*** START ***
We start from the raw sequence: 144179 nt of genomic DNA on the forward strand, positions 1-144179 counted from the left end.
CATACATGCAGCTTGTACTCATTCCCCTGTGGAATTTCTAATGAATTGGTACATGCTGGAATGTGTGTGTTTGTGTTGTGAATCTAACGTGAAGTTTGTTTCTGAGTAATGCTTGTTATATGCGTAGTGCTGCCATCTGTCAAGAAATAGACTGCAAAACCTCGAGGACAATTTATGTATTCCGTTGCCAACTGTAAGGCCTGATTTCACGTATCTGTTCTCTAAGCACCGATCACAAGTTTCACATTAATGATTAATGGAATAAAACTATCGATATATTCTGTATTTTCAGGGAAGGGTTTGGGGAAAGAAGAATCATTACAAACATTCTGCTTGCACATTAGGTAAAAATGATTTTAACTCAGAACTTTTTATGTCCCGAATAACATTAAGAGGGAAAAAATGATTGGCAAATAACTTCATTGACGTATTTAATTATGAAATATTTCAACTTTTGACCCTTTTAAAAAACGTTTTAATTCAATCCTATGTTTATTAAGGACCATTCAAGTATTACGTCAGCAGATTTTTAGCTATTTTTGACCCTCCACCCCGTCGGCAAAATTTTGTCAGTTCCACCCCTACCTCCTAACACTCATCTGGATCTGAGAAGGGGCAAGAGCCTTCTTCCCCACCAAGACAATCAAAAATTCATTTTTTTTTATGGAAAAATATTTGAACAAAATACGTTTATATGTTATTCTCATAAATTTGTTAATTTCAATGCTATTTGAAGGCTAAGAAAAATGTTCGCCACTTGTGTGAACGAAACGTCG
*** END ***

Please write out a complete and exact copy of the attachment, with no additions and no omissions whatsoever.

We start from the raw sequence: 144179 nt of genomic DNA on the forward strand, positions 1-144179 counted from the left end.
CATACATGCAGCTTGTACTCATTCCCCTGTGGAATTTCTAATGAATTGGTACATGCTGGAATGTGTGTGTTTGTGTTGTGAATCTAACGTGAAGTTTGTTTCTGAGTAATGCTTGTTATATGCGTAGTGCTGCCATCTGTCAAGAAATAGACTGCAAAACCTCGAGGACAATTTATGTATTCCGTTGCCAACTGTAAGGCCTGATTTCACGTATCTGTTCTCTAAGCACCGATCACAAGTTTCACATTAATGATTAATGGAATAAAACTATCGATATATTCTGTATTTTCAGGGAAGGGTTTGGGGAAAGAAGAATCATTACAAACATTCTGCTTGCACATTAGGTAAAAATGATTTTAACTCAGAACTTTTTATGTCCCGAATAACATTAAGAGGGAAAAAATGATTGGCAAATAACTTCATTGACGTATTTAATTATGAAATATTTCAACTTTTGACCCTTTTAAAAAACGTTTTAATTCAATCCTATGTTTATTAAGGACCATTCAAGTATTACGTCAGCAGATTTTTAGCTATTTTTGACCCTCCACCCCGTCGGCAAAATTTTGTCAGTTCCACCCCTACCTCCTAACACTCATCTGGATCTGAGAAGGGGCAAGAGCCTTCTTCCCCACCAAGACAATCAAAAATTCATTTTTTTTTATGGAAAAATATTTGAACAAAATACGTTTATATGTTATTCTCATAAATTTGTTAATTTCAATGCTATTTGAAGGCTAAGAAAAATGTTCGCCACTTGTGTGAACGAAACGTCG